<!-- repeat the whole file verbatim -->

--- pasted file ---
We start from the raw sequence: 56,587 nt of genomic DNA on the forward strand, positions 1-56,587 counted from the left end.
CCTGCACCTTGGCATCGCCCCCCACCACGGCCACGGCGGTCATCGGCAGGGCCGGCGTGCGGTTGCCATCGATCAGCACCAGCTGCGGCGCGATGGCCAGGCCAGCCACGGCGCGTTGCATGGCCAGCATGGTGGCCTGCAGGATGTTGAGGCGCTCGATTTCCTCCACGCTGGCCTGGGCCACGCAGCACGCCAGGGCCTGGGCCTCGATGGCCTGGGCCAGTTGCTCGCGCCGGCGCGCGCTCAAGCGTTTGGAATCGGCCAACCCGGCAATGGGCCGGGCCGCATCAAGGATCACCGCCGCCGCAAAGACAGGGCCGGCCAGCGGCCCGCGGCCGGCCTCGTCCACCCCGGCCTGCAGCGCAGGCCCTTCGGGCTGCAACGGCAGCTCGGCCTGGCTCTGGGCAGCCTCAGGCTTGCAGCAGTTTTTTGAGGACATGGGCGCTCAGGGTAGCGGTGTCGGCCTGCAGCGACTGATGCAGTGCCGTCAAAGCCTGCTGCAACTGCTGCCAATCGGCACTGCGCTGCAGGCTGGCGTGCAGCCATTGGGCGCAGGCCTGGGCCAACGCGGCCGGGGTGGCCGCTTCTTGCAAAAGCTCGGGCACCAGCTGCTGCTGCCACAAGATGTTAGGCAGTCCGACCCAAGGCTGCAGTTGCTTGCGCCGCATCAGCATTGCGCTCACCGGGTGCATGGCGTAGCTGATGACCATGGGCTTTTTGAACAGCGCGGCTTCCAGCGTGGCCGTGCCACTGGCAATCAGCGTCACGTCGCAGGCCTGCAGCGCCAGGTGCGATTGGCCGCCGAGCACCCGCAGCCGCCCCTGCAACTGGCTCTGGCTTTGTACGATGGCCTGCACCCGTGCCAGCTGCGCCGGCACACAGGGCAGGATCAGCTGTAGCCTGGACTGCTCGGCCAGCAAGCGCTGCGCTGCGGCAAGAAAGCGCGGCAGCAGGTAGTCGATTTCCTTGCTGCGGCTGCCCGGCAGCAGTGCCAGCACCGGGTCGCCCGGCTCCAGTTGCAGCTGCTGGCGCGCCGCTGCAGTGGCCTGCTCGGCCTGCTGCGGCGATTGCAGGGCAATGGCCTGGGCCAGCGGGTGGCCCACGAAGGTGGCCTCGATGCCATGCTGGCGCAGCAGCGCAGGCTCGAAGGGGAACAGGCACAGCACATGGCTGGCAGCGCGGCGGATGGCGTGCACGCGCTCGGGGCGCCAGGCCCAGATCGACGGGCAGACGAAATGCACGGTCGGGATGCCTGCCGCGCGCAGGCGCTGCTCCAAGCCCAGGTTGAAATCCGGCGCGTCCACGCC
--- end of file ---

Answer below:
We start from the raw sequence: 56,587 nt of genomic DNA on the forward strand, positions 1-56,587 counted from the left end.
CCTGCACCTTGGCATCGCCCCCCACCACGGCCACGGCGGTCATCGGCAGGGCCGGCGTGCGGTTGCCATCGATCAGCACCAGCTGCGGCGCGATGGCCAGGCCAGCCACGGCGCGTTGCATGGCCAGCATGGTGGCCTGCAGGATGTTGAGGCGCTCGATTTCCTCCACGCTGGCCTGGGCCACGCAGCACGCCAGGGCCTGGGCCTCGATGGCCTGGGCCAGTTGCTCGCGCCGGCGCGCGCTCAAGCGTTTGGAATCGGCCAACCCGGCAATGGGCCGGGCCGCATCAAGGATCACCGCCGCCGCAAAGACAGGGCCGGCCAGCGGCCCGCGGCCGGCCTCGTCCACCCCGGCCTGCAGCGCAGGCCCTTCGGGCTGCAACGGCAGCTCGGCCTGGCTCTGGGCAGCCTCAGGCTTGCAGCAGTTTTTTGAGGACATGGGCGCTCAGGGTAGCGGTGTCGGCCTGCAGCGACTGATGCAGTGCCGTCAAAGCCTGCTGCAACTGCTGCCAATCGGCACTGCGCTGCAGGCTGGCGTGCAGCCATTGGGCGCAGGCCTGGGCCAACGCGGCCGGGGTGGCCGCTTCTTGCAAAAGCTCGGGCACCAGCTGCTGCTGCCACAAGATGTTAGGCAGTCCGACCCAAGGCTGCAGTTGCTTGCGCCGCATCAGCATTGCGCTCACCGGGTGCATGGCGTAGCTGATGACCATGGGCTTTTTGAACAGCGCGGCTTCCAGCGTGGCCGTGCCACTGGCAATCAGCGTCACGTCGCAGGCCTGCAGCGCCAGGTGCGATTGGCCGCCGAGCACCCGCAGCCGCCCCTGCAACTGGCTCTGGCTTTGTACGATGGCCTGCACCCGTGCCAGCTGCGCCGGCACACAGGGCAGGATCAGCTGTAGCCTGGACTGCTCGGCCAGCAAGCGCTGCGCTGCGGCAAGAAAGCGCGGCAGCAGGTAGTCGATTTCCTTGCTGCGGCTGCCCGGCAGCAGTGCCAGCACCGGGTCGCCCGGCTCCAGTTGCAGCTGCTGGCGCGCCGCTGCAGTGGCCTGCTCGGCCTGCTGCGGCGATTGCAGGGCAATGGCCTGGGCCAGCGGGTGGCCCACGAAGGTGGCCTCGATGCCATGCTGGCGCAGCAGCGCAGGCTCGAAGGGGAACAGGCACAGCACATGGCTGGCAGCGCGGCGGATGGCGTGCACGCGCTCGGGGCGCCAGGCCCAGATCGACGGGCAGACGAAATGCACGGTCGGGATGCCTGCCGCGCGCAGGCGCTGCTCCAAGCCCAGGTTGAAATCCGGCGCGTCCACGCC